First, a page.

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Goals (th)at Work – Goals, Monetary Incentives, and Workers’ Performance

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  • Sebastian Goerg

    ()
    (Florida State University, Department of Economics)

  • Sebastian Kube

    ()
    (University of Bonn, Department of Economics)

Abstract

In a randomized field experiment, we investigate the connection between work goals, monetary incentives, and work performance. Employees are observed in a natural work environment where they have to do a simple, but effort-intense task. Output is perfectly observable and workers are paid for performance. While a regular piece-rate contract serves as a benchmark, in some treatments workers are paid a bonus conditional on reaching a pre-specified goal. We observe that the use of personal work goals leads to a significant output increase. The positive effect of goals not only prevails if they are self-chosen by the workers, but also if goals are set exogenously by the principal – although in the latter case, the exact size of the goal plays a crucial role. Strikingly, the positive effect of self-chosen goals persists even if the goal is not backed up by monetary incentives. We propose a novel incentive contract where – through the choice of a personal work goal – workers themselves determine the risk and the size of their bonus payment at the same time.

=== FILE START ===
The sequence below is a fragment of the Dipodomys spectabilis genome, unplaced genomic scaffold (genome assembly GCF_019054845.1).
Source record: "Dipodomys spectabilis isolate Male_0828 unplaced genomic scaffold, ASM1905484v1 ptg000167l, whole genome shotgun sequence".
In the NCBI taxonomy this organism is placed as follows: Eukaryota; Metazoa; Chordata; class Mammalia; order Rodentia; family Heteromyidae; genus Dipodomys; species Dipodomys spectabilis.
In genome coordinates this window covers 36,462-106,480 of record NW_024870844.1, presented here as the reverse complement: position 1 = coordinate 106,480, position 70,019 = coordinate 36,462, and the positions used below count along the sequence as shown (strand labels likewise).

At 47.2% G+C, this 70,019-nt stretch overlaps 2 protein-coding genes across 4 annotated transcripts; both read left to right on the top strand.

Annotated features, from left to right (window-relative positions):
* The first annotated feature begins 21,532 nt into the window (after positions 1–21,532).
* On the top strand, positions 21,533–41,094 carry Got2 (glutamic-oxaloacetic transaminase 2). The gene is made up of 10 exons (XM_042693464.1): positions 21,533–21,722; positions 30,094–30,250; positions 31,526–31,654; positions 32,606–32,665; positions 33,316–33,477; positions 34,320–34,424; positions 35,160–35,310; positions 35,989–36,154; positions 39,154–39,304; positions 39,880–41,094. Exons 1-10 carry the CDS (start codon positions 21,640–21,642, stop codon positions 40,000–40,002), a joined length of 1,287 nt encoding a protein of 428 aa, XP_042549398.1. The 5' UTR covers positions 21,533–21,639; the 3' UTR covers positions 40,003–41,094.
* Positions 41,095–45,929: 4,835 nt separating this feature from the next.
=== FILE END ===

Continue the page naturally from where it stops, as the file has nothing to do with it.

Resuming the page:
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Bibliographic Info

Paper provided by Max Planck Institute for Research on Collective Goods in its series Working Paper Series of the Max Planck Institute for Research on Collective Goods with number 2012_19.

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Date of creation: Oct 2012
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Handle: RePEc:mpg:wpaper:2012_19

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Keywords: Field experiment; Goal setting; monetary incentives; bonus payments; pay-for-performance contracts; workplace behavior;

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